From the first day, chicks from the pock fry have already walked and pecked seeds, keeping at noon in the shadow between the legs of the parent. But to fly to a watering place for several tens of kilometers, like adult birds, chicks cannot, therefore) the male brings water … in special feathers on his belly. Arriving at the watering place, he ruffled feathers and enters the water “chest to foot”.
Then it sways back and forth for a while until the feathers, like a sponge, are saturated with water. At the same time he drinks himself. Returning to the brood, the male is stretched out in a column, and the chicks running up suck, or rather squeeze water from the protruded abdomen, as if they were pigs sucking a pig. On especially hot days, a caring father should bring water several times. The same need arises if the watering hole is located far from the nesting site, since a lot of water evaporates during the flight. That’s where the male needs strength
The ability of the abdominal feathers of small fry to absorb a large amount of water is associated with their structure. The second order broods are devoid of hooks and are not linked, but are twisted in a spiral. When wet, they unwind and stand perpendicular to the plane of the fan of the pen, forming a layer of “felt” around it. He also holds water. Feathers are wetted by special brushes made of finest hairs at the ends of second-order barbs. Water in them is retained due to surface tension forces. In addition, the male, before entering the water, rubs his abdomen on the ground, removing fat and “powder” from the feathers, which could prevent wetting.
The female also has “aquifer” feathers, but they are much smaller. Apparently, the female carries water to already grown chicks, when it is already not easy to bring the right amount of water to one male. Indeed, despite the fact that three-week-old chicks begin to master the air element, they are “afraid” of their parents up to two months of age.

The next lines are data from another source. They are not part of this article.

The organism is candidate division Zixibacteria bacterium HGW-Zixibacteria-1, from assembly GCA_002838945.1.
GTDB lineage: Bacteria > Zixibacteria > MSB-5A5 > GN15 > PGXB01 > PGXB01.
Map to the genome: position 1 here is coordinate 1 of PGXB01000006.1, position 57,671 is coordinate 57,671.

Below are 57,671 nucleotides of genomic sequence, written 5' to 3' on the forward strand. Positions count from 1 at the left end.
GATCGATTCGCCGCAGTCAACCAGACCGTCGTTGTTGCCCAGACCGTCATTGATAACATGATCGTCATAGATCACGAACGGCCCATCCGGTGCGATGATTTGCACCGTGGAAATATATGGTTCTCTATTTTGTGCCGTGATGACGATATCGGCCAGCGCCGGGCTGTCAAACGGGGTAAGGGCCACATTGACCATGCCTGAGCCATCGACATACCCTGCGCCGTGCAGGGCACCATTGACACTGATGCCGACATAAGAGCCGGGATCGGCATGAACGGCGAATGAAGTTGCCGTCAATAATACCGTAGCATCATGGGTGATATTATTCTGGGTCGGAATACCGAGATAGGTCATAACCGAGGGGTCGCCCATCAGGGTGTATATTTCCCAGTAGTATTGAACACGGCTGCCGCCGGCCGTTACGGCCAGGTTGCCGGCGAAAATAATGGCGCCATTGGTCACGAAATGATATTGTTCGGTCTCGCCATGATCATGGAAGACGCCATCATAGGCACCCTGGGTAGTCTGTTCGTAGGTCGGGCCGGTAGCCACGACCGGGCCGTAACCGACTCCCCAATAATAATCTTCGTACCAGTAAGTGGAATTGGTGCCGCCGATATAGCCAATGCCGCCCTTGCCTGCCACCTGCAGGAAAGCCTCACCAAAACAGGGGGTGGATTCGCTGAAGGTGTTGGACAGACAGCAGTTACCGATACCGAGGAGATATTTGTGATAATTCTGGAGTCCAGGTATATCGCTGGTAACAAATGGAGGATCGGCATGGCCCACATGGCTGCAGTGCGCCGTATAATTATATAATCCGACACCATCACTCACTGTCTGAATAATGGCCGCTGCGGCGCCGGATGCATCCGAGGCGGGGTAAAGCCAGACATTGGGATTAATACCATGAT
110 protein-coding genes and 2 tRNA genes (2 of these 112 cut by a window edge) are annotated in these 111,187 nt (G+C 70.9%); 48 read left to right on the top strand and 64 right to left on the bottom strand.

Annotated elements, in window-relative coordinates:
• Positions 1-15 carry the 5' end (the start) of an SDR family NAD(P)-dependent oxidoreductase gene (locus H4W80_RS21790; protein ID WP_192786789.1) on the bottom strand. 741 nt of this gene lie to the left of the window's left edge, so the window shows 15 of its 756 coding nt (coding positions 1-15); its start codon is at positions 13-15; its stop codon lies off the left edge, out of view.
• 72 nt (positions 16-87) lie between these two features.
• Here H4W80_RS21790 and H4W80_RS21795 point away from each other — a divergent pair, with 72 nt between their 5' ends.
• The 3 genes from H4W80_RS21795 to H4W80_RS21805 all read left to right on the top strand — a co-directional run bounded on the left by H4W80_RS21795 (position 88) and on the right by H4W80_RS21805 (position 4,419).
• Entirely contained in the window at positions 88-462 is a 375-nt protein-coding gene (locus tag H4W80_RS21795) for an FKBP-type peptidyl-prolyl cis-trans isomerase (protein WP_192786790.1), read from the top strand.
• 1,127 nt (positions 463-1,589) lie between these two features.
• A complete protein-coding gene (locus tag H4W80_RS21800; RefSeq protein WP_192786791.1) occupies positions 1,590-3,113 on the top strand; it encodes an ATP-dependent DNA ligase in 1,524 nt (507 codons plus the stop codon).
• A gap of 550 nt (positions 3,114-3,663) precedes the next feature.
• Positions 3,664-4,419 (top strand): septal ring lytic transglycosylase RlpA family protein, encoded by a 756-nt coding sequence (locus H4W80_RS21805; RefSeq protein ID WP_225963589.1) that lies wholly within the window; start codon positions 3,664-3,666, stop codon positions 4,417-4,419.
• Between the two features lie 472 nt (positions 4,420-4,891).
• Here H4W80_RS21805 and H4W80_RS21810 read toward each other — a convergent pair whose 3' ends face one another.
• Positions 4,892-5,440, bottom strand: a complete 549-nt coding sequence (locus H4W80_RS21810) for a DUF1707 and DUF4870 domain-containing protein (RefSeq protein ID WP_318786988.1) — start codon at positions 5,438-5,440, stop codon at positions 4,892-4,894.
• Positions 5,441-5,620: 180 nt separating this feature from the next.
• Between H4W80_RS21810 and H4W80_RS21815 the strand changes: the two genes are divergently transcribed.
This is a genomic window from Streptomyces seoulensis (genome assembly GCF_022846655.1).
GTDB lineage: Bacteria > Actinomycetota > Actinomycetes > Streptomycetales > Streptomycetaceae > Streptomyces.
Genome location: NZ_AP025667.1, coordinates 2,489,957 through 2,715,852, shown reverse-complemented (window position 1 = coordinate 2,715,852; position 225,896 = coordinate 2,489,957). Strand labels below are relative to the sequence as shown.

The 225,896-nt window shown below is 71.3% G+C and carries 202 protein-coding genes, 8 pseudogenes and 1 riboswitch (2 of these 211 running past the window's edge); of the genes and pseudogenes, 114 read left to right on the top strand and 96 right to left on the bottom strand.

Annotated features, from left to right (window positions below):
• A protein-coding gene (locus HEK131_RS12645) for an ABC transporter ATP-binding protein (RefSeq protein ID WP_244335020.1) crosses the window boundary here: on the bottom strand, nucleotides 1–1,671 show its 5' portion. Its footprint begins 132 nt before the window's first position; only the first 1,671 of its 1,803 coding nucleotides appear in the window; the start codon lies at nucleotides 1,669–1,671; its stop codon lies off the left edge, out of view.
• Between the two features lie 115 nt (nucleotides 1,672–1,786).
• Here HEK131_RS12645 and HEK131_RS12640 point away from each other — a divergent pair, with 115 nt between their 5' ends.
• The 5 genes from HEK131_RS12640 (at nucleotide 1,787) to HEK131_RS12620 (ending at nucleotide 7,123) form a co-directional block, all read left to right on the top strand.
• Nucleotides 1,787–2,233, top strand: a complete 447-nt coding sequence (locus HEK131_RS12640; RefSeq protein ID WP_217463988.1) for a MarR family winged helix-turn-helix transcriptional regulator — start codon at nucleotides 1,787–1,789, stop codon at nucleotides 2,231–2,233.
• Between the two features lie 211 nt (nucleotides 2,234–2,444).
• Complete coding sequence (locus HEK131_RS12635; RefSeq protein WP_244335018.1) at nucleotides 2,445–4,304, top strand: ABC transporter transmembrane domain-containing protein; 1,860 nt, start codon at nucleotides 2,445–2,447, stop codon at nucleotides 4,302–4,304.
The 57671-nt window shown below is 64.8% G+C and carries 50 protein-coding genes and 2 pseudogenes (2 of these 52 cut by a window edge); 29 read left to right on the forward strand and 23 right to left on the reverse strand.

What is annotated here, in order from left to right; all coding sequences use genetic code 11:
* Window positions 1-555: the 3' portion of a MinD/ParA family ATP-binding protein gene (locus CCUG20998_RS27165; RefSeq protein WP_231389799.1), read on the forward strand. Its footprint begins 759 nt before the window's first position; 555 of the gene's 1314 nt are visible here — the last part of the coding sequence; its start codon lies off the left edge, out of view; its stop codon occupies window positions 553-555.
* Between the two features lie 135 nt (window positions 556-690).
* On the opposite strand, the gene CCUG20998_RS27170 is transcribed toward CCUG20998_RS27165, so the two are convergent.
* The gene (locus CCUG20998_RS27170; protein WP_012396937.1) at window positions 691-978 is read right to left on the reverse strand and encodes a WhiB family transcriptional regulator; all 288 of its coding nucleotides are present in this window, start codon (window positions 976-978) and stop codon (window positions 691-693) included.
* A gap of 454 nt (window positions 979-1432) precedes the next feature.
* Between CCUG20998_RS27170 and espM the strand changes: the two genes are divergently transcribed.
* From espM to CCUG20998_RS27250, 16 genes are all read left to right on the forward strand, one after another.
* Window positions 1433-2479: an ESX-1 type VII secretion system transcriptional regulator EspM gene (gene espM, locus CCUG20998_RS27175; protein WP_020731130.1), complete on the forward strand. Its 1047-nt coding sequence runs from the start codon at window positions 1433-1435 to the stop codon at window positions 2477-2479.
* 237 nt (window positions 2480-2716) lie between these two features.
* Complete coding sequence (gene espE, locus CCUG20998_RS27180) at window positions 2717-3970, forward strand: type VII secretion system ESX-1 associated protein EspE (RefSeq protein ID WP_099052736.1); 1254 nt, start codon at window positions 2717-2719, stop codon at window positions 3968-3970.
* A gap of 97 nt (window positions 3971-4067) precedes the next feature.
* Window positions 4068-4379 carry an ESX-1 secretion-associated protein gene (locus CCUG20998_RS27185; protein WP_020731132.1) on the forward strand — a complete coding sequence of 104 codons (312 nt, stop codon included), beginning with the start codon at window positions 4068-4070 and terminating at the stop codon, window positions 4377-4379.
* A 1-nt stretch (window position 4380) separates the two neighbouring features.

Only then their wings will be strong enough to make long daily flights to a watering place.
Black-bellied grouse (Pterocles orientalis) lives in Russia in the steppes and semi-deserts of the Caspian Sea, southern Altai and Tuva, and migrates to the Near and Middle East for the winter. Like other hazel grouses, he has small legs with a feathered forearm and short fingers. The first finger is smaller than the others and slightly raised up so that it does not reach the ground – a sure sign of a land bird. And indeed, the grouse never sits on tree branches.
The generic scientific name of the Saji (Syrrhaptes paradoxus) can be translated as “stitched together” – referring to the front fingers of the Saji (the back, that is, the first, her finger disappeared), which are especially strongly shortened and almost completely fused. Therefore, the saju is also called the “carving”. The fingers are supported from above, so that the bird seems to be shod in small white boots with the fur outward. The species epithet – “paradoxical” – can be associated with periodic mysterious migrations of the sajj far beyond the habitual habitat of her (she usually lives in the steppes and semi-deserts of Asia, lying between 40 “and 50” north latitude from the Caspian Sea to northeast China) Over the past 200 years, numerous invasions of Saji into Europe occurred in 1863, 1888 and 1908, when thousands of birds were seen in many European countries, right up to the Faroe Islands, Norway and Scotland.
The following spring, Saja tries to nest in a new place, but always after a year – another disappears without a trace. You can distinguish a hajj from a black-bellied hazel by two long central steering feathers. Sometimes a white-bellied grouse (P. alchala) flying into the territory of Russia can easily be distinguished from the two previous species by a white belly without a black spot.